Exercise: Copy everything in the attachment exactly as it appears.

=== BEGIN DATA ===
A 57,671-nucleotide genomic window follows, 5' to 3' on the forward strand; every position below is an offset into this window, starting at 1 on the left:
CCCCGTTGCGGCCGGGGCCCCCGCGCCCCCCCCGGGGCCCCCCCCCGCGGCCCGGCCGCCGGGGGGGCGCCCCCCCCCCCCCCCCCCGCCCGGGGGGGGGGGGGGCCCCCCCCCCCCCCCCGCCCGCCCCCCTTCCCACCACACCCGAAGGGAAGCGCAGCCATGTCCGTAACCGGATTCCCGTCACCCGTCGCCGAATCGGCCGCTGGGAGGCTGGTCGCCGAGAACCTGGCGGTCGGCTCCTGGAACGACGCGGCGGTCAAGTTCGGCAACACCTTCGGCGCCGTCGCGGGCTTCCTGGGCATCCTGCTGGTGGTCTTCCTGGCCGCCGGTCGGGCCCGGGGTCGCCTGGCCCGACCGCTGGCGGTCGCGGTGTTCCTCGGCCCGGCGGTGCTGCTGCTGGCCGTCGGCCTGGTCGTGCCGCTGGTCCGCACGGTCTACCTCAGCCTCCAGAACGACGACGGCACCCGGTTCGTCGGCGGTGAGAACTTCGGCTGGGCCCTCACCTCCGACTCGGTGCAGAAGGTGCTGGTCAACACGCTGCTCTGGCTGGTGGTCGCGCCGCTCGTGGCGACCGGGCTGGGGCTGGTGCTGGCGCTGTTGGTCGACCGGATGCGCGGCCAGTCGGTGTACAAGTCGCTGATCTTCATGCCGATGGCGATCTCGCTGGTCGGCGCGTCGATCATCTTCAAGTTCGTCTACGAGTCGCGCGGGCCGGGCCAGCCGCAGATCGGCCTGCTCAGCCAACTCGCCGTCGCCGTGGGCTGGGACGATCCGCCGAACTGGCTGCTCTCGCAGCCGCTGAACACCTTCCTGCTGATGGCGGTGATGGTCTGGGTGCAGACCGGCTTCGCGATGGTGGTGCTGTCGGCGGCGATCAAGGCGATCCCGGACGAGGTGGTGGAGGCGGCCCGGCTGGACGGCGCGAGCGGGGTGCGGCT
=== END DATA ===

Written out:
A 57,671-nucleotide genomic window follows, 5' to 3' on the forward strand; every position below is an offset into this window, starting at 1 on the left:
CCCCGTTGCGGCCGGGGCCCCCGCGCCCCCCCCGGGGCCCCCCCCCGCGGCCCGGCCGCCGGGGGGGCGCCCCCCCCCCCCCCCCCCGCCCGGGGGGGGGGGGGGCCCCCCCCCCCCCCCCGCCCGCCCCCCTTCCCACCACACCCGAAGGGAAGCGCAGCCATGTCCGTAACCGGATTCCCGTCACCCGTCGCCGAATCGGCCGCTGGGAGGCTGGTCGCCGAGAACCTGGCGGTCGGCTCCTGGAACGACGCGGCGGTCAAGTTCGGCAACACCTTCGGCGCCGTCGCGGGCTTCCTGGGCATCCTGCTGGTGGTCTTCCTGGCCGCCGGTCGGGCCCGGGGTCGCCTGGCCCGACCGCTGGCGGTCGCGGTGTTCCTCGGCCCGGCGGTGCTGCTGCTGGCCGTCGGCCTGGTCGTGCCGCTGGTCCGCACGGTCTACCTCAGCCTCCAGAACGACGACGGCACCCGGTTCGTCGGCGGTGAGAACTTCGGCTGGGCCCTCACCTCCGACTCGGTGCAGAAGGTGCTGGTCAACACGCTGCTCTGGCTGGTGGTCGCGCCGCTCGTGGCGACCGGGCTGGGGCTGGTGCTGGCGCTGTTGGTCGACCGGATGCGCGGCCAGTCGGTGTACAAGTCGCTGATCTTCATGCCGATGGCGATCTCGCTGGTCGGCGCGTCGATCATCTTCAAGTTCGTCTACGAGTCGCGCGGGCCGGGCCAGCCGCAGATCGGCCTGCTCAGCCAACTCGCCGTCGCCGTGGGCTGGGACGATCCGCCGAACTGGCTGCTCTCGCAGCCGCTGAACACCTTCCTGCTGATGGCGGTGATGGTCTGGGTGCAGACCGGCTTCGCGATGGTGGTGCTGTCGGCGGCGATCAAGGCGATCCCGGACGAGGTGGTGGAGGCGGCCCGGCTGGACGGCGCGAGCGGGGTGCGGCT